Intro to FaunaDB and FQL

Richard Flosi

6 min read

Sep 8, 2020

Intro to FaunaDB and FQL

To start, FaunaDB is a general-purpose database that combines relationships with document flexibility and has core functions that are inspired by the clockless, strictly-serializable transactional protocol for multi-region environments, called Calvin. In other words, it’s “a serverless, globally distributed, cloud database as a service.” A FaunaDB Database contains Collections of Documents. (Throughout the post I’ll make reference to a number of terms. Here’s a handy FaunaDB Cheat Sheet for reference. It might be worth having this open in a separate tab as you read through the post). Now, let’s dive into the details.

Getting Started

To get started with FaunaDB, sign up for a new account. Then, you will

  • create your first database,
  • create a collection in your database,
  • add a document to your collection, and
  • index the documents in the collection.

Sign Up

Sign Up for a free FaunaDB Account. As of September 2020, FaunaDB offers a generous free tier to get started with.

Fauna sign up form

Create a Database

Visit the Cloud Dashboard. Click to Create a New Database. Name the database www. Do not check the box to “Pre-populate with demo data”; you will be adding your own data shortly.

create a new database in faunaQuerying the Database

Queries to FaunaDB are written in Fauna Query Language (FQL), a functional query language. Fauna offers client drivers in various languages allowing you to interact with FaunaDB from your codebase. But for this blog post, you’ll be writing all FQL in your browser using FaunaDB’s Web Shell which uses the JavaScript driver.

Open the Web Shell

Navigate to the Web Shell for your new database using the side navigation by clicking the >_ Shell link.

Fauna web shellUse the Web Shell to execute your FQL by entering each query into the black input console on the bottom of the Web Shell and clicking Run Query.

Create a Collection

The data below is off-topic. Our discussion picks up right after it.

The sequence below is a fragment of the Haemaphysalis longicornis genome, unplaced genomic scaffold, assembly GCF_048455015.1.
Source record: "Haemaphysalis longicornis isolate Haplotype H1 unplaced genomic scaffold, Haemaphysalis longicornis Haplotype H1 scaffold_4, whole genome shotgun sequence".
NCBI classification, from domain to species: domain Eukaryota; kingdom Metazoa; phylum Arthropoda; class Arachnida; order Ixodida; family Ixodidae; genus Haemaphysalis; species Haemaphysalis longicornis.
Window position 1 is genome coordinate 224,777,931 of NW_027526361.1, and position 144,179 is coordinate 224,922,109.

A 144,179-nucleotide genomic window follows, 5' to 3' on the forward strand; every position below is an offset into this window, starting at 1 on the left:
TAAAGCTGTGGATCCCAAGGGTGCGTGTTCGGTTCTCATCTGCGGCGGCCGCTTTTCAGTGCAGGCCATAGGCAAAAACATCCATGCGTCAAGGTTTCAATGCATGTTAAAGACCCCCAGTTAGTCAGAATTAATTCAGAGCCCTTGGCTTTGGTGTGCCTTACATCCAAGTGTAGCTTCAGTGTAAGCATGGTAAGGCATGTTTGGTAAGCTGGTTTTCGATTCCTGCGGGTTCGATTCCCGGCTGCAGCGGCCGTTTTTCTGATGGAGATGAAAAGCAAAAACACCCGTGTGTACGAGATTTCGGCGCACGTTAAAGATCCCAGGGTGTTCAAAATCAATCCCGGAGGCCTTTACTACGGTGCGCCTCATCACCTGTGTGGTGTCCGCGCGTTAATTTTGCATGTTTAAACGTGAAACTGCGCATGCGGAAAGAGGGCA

Collection is similar to a table in a relational database. It has a unique name, like “users,” and holds Documents, like the details of each user.

Create your first Collection called users from the Web Shell using the CreateCollection() function with the following FQL query:

CreateCollection({ name: "users" })
create collection in Fauna web shell

This response object contains four fields:

  • ref field with a value of Collection("users") which is used to create relationships with the collection,
  • ts field with an integer value representing the timestamp in UTC with nanosecond precision,
  • history_days field defaulting to 30 days which is the number of days to retain document history, and
  • name field with a value of "users" which you provided as the logical name for the collection.
  ref: Collection("users"),
  ts: 159846586441000,
  history_days: 30,
  name: "users"

Create a Document

Document is like a row, and like the abstraction that is the “row,” a document can be used to model almost anything. Even your newly-created www database and users collection are Documents.

Add a user document to your "users" collection by passing the Collection’s name and the Document’s param_object with credentials and data fields to the Create() function:

Create("users", {
  credentials: { password: "F4un4I$Fun" },
  data: { name: "Richard", email: "" }

The credentials object includes a password which is stored as a BCrypt hash in FaunaDB. Providing credentials with a password is one way to allow users to authenticate using the Login() function.

The data object is a schemaless JSON object for your document with name and email fields. You can provide any fields you like here.

Fauna web shell create document This response object has three fields:

  • ref field whose value includes the Collection("users") ref and a unique document id,
  • ts field with an integer timestamp value, and
  • data field containing your document data which includes user name and email address fields.
  ref: Ref(Collection("users"), "274944144667836946"),
  ts: 1598466019230000,
  data: {
    name: "Richard",
    email: ""

NOTE: the credentials you provided will NOT be returned.

Create an Index

Indexes allow for the organization and retrieval of documents by attributes other than their references. When you create an index, you specify its source, which is one or more collections of documents. An Index allows you to define uniqueness constraints and facilitates efficient data lookup.

Create a unique Index of our users by email address using the CreateIndex() function:

  name: "users_by_email",
  source: Collection("users"),
  terms: [{ field: [ "data", "email" ] }],
  unique: true,
  permissions: {},